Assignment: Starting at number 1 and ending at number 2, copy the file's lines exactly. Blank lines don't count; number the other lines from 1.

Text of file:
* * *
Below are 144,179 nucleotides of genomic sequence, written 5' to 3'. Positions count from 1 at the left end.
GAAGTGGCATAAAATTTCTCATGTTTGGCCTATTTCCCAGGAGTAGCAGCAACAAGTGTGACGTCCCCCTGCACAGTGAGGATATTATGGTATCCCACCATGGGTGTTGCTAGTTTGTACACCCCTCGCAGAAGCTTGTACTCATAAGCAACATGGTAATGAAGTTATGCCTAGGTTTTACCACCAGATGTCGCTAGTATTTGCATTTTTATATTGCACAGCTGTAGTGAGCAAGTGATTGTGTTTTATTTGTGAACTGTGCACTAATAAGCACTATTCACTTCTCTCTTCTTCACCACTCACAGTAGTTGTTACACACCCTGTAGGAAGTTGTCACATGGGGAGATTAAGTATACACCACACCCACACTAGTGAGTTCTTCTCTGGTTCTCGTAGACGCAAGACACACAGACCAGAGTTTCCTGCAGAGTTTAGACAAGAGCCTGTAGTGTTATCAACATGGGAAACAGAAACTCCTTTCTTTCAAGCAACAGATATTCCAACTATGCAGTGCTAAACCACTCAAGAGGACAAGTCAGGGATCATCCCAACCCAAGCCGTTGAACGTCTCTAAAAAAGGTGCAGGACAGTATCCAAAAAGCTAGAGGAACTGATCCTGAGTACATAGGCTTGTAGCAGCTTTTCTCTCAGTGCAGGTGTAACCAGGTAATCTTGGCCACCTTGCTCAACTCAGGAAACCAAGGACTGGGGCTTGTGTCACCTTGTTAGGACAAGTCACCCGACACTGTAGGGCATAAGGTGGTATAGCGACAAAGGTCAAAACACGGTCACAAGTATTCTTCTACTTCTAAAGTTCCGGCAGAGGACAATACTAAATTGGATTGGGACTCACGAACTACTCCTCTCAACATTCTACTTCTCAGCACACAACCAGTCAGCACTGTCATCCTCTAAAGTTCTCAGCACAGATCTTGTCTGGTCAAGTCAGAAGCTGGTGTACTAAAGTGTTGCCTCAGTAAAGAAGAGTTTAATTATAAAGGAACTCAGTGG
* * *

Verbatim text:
Below are 144,179 nucleotides of genomic sequence, written 5' to 3'. Positions count from 1 at the left end.
GAAGTGGCATAAAATTTCTCATGTTTGGCCTATTTCCCAGGAGTAGCAGCAACAAGTGTGACGTCCCCCTGCACAGTGAGGATATTATGGTATCCCACCATGGGTGTTGCTAGTTTGTACACCCCTCGCAGAAGCTTGTACTCATAAGCAACATGGTAATGAAGTTATGCCTAGGTTTTACCACCAGATGTCGCTAGTATTTGCATTTTTATATTGCACAGCTGTAGTGAGCAAGTGATTGTGTTTTATTTGTGAACTGTGCACTAATAAGCACTATTCACTTCTCTCTTCTTCACCACTCACAGTAGTTGTTACACACCCTGTAGGAAGTTGTCACATGGGGAGATTAAGTATACACCACACCCACACTAGTGAGTTCTTCTCTGGTTCTCGTAGACGCAAGACACACAGACCAGAGTTTCCTGCAGAGTTTAGACAAGAGCCTGTAGTGTTATCAACATGGGAAACAGAAACTCCTTTCTTTCAAGCAACAGATATTCCAACTATGCAGTGCTAAACCACTCAAGAGGACAAGTCAGGGATCATCCCAACCCAAGCCGTTGAACGTCTCTAAAAAAGGTGCAGGACAGTATCCAAAAAGCTAGAGGAACTGATCCTGAGTACATAGGCTTGTAGCAGCTTTTCTCTCAGTGCAGGTGTAACCAGGTAATCTTGGCCACCTTGCTCAACTCAGGAAACCAAGGACTGGGGCTTGTGTCACCTTGTTAGGACAAGTCACCCGACACTGTAGGGCATAAGGTGGTATAGCGACAAAGGTCAAAACACGGTCACAAGTATTCTTCTACTTCTAAAGTTCCGGCAGAGGACAATACTAAATTGGATTGGGACTCACGAACTACTCCTCTCAACATTCTACTTCTCAGCACACAACCAGTCAGCACTGTCATCCTCTAAAGTTCTCAGCACAGATCTTGTCTGGTCAAGTCAGAAGCTGGTGTACTAAAGTGTTGCCTCAGTAAAGAAGAGTTTAATTATAAAGGAACTCAGTGG